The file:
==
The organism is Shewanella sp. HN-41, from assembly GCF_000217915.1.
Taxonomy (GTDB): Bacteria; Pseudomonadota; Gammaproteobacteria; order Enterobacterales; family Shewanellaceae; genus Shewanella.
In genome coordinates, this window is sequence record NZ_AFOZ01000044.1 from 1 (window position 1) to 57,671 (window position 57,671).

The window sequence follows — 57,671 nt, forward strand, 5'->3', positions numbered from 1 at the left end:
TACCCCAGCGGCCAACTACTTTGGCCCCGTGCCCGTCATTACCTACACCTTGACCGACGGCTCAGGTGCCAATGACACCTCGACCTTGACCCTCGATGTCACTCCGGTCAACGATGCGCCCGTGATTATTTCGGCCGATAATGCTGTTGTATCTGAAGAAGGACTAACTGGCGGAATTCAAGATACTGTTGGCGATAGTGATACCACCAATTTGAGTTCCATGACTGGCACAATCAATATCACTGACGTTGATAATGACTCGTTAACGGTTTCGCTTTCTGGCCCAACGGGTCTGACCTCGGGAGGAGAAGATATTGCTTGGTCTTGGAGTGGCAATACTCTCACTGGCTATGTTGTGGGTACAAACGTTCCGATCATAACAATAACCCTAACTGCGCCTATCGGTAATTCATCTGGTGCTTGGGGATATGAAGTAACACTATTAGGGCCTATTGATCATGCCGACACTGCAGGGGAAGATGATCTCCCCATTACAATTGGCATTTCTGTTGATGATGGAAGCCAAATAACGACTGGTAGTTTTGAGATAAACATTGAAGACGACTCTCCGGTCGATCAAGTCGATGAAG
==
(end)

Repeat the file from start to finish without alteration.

The organism is Shewanella sp. HN-41, from assembly GCF_000217915.1.
Taxonomy (GTDB): Bacteria; Pseudomonadota; Gammaproteobacteria; order Enterobacterales; family Shewanellaceae; genus Shewanella.
In genome coordinates, this window is sequence record NZ_AFOZ01000044.1 from 1 (window position 1) to 57,671 (window position 57,671).

The window sequence follows — 57,671 nt, forward strand, 5'->3', positions numbered from 1 at the left end:
TACCCCAGCGGCCAACTACTTTGGCCCCGTGCCCGTCATTACCTACACCTTGACCGACGGCTCAGGTGCCAATGACACCTCGACCTTGACCCTCGATGTCACTCCGGTCAACGATGCGCCCGTGATTATTTCGGCCGATAATGCTGTTGTATCTGAAGAAGGACTAACTGGCGGAATTCAAGATACTGTTGGCGATAGTGATACCACCAATTTGAGTTCCATGACTGGCACAATCAATATCACTGACGTTGATAATGACTCGTTAACGGTTTCGCTTTCTGGCCCAACGGGTCTGACCTCGGGAGGAGAAGATATTGCTTGGTCTTGGAGTGGCAATACTCTCACTGGCTATGTTGTGGGTACAAACGTTCCGATCATAACAATAACCCTAACTGCGCCTATCGGTAATTCATCTGGTGCTTGGGGATATGAAGTAACACTATTAGGGCCTATTGATCATGCCGACACTGCAGGGGAAGATGATCTCCCCATTACAATTGGCATTTCTGTTGATGATGGAAGCCAAATAACGACTGGTAGTTTTGAGATAAACATTGAAGACGACTCTCCGGTCGATCAAGTCGATGAAG